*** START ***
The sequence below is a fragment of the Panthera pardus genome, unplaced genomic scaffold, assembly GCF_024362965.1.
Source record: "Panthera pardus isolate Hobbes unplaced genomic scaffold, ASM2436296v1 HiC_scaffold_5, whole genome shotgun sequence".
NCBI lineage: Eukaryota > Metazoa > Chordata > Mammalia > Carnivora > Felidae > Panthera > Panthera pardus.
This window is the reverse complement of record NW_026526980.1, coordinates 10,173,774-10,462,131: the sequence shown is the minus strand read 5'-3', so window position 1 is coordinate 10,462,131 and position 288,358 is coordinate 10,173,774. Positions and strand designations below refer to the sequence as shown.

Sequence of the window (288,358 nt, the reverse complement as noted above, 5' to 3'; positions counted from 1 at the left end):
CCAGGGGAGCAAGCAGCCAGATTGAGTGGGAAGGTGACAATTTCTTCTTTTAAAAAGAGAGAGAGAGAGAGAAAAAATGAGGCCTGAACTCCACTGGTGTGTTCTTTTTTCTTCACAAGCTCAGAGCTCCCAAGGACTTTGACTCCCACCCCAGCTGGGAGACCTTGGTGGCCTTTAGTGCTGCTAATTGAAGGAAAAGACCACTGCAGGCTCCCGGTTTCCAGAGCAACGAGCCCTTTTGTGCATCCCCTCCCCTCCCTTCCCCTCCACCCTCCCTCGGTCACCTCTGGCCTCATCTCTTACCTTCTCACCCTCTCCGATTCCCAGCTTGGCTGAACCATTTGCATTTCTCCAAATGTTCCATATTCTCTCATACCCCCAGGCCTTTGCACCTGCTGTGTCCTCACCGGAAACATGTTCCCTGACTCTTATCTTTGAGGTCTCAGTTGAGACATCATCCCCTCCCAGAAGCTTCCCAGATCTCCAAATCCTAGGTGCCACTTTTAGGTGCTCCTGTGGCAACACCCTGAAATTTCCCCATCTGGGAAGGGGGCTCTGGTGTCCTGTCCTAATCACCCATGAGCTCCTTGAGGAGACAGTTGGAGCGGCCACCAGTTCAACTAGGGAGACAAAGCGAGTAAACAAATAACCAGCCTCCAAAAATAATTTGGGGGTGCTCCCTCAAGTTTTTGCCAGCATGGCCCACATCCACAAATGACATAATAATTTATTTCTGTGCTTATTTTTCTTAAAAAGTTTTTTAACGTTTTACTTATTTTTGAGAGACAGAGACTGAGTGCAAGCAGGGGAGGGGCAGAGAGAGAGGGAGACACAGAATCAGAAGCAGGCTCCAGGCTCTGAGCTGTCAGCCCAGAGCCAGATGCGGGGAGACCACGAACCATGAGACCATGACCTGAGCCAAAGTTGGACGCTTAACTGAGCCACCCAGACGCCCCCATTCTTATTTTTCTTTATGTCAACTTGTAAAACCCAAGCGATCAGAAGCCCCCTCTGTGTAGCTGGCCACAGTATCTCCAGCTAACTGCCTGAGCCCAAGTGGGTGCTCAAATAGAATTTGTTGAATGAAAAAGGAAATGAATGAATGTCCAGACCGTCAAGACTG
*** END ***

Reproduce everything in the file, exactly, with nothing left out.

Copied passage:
The sequence below is a fragment of the Panthera pardus genome, unplaced genomic scaffold, assembly GCF_024362965.1.
Source record: "Panthera pardus isolate Hobbes unplaced genomic scaffold, ASM2436296v1 HiC_scaffold_5, whole genome shotgun sequence".
NCBI lineage: Eukaryota > Metazoa > Chordata > Mammalia > Carnivora > Felidae > Panthera > Panthera pardus.
This window is the reverse complement of record NW_026526980.1, coordinates 10,173,774-10,462,131: the sequence shown is the minus strand read 5'-3', so window position 1 is coordinate 10,462,131 and position 288,358 is coordinate 10,173,774. Positions and strand designations below refer to the sequence as shown.

Sequence of the window (288,358 nt, the reverse complement as noted above, 5' to 3'; positions counted from 1 at the left end):
CCAGGGGAGCAAGCAGCCAGATTGAGTGGGAAGGTGACAATTTCTTCTTTTAAAAAGAGAGAGAGAGAGAGAAAAAATGAGGCCTGAACTCCACTGGTGTGTTCTTTTTTCTTCACAAGCTCAGAGCTCCCAAGGACTTTGACTCCCACCCCAGCTGGGAGACCTTGGTGGCCTTTAGTGCTGCTAATTGAAGGAAAAGACCACTGCAGGCTCCCGGTTTCCAGAGCAACGAGCCCTTTTGTGCATCCCCTCCCCTCCCTTCCCCTCCACCCTCCCTCGGTCACCTCTGGCCTCATCTCTTACCTTCTCACCCTCTCCGATTCCCAGCTTGGCTGAACCATTTGCATTTCTCCAAATGTTCCATATTCTCTCATACCCCCAGGCCTTTGCACCTGCTGTGTCCTCACCGGAAACATGTTCCCTGACTCTTATCTTTGAGGTCTCAGTTGAGACATCATCCCCTCCCAGAAGCTTCCCAGATCTCCAAATCCTAGGTGCCACTTTTAGGTGCTCCTGTGGCAACACCCTGAAATTTCCCCATCTGGGAAGGGGGCTCTGGTGTCCTGTCCTAATCACCCATGAGCTCCTTGAGGAGACAGTTGGAGCGGCCACCAGTTCAACTAGGGAGACAAAGCGAGTAAACAAATAACCAGCCTCCAAAAATAATTTGGGGGTGCTCCCTCAAGTTTTTGCCAGCATGGCCCACATCCACAAATGACATAATAATTTATTTCTGTGCTTATTTTTCTTAAAAAGTTTTTTAACGTTTTACTTATTTTTGAGAGACAGAGACTGAGTGCAAGCAGGGGAGGGGCAGAGAGAGAGGGAGACACAGAATCAGAAGCAGGCTCCAGGCTCTGAGCTGTCAGCCCAGAGCCAGATGCGGGGAGACCACGAACCATGAGACCATGACCTGAGCCAAAGTTGGACGCTTAACTGAGCCACCCAGACGCCCCCATTCTTATTTTTCTTTATGTCAACTTGTAAAACCCAAGCGATCAGAAGCCCCCTCTGTGTAGCTGGCCACAGTATCTCCAGCTAACTGCCTGAGCCCAAGTGGGTGCTCAAATAGAATTTGTTGAATGAAAAAGGAAATGAATGAATGTCCAGACCGTCAAGACTG